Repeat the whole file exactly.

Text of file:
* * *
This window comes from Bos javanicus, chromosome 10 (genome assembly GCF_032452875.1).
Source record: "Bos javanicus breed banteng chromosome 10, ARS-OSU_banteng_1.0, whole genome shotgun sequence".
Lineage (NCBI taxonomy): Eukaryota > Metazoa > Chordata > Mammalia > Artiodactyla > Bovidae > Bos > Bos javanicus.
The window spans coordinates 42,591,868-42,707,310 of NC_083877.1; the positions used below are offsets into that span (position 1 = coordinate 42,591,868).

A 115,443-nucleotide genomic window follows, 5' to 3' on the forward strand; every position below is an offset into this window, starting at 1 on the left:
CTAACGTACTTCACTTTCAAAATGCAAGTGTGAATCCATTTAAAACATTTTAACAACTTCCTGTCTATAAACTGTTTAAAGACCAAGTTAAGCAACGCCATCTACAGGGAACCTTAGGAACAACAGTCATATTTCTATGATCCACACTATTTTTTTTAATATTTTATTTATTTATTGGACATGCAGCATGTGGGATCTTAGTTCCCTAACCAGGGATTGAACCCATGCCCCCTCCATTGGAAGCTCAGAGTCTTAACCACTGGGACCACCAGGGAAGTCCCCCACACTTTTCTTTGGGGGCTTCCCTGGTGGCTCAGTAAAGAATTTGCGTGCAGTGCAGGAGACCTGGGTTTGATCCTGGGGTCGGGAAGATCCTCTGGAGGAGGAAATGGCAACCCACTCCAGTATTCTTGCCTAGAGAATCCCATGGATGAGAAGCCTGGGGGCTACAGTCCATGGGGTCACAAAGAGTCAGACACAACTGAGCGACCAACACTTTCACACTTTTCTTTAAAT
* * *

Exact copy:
This window comes from Bos javanicus, chromosome 10 (genome assembly GCF_032452875.1).
Source record: "Bos javanicus breed banteng chromosome 10, ARS-OSU_banteng_1.0, whole genome shotgun sequence".
Lineage (NCBI taxonomy): Eukaryota > Metazoa > Chordata > Mammalia > Artiodactyla > Bovidae > Bos > Bos javanicus.
The window spans coordinates 42,591,868-42,707,310 of NC_083877.1; the positions used below are offsets into that span (position 1 = coordinate 42,591,868).

A 115,443-nucleotide genomic window follows, 5' to 3' on the forward strand; every position below is an offset into this window, starting at 1 on the left:
CTAACGTACTTCACTTTCAAAATGCAAGTGTGAATCCATTTAAAACATTTTAACAACTTCCTGTCTATAAACTGTTTAAAGACCAAGTTAAGCAACGCCATCTACAGGGAACCTTAGGAACAACAGTCATATTTCTATGATCCACACTATTTTTTTTAATATTTTATTTATTTATTGGACATGCAGCATGTGGGATCTTAGTTCCCTAACCAGGGATTGAACCCATGCCCCCTCCATTGGAAGCTCAGAGTCTTAACCACTGGGACCACCAGGGAAGTCCCCCACACTTTTCTTTGGGGGCTTCCCTGGTGGCTCAGTAAAGAATTTGCGTGCAGTGCAGGAGACCTGGGTTTGATCCTGGGGTCGGGAAGATCCTCTGGAGGAGGAAATGGCAACCCACTCCAGTATTCTTGCCTAGAGAATCCCATGGATGAGAAGCCTGGGGGCTACAGTCCATGGGGTCACAAAGAGTCAGACACAACTGAGCGACCAACACTTTCACACTTTTCTTTAAAT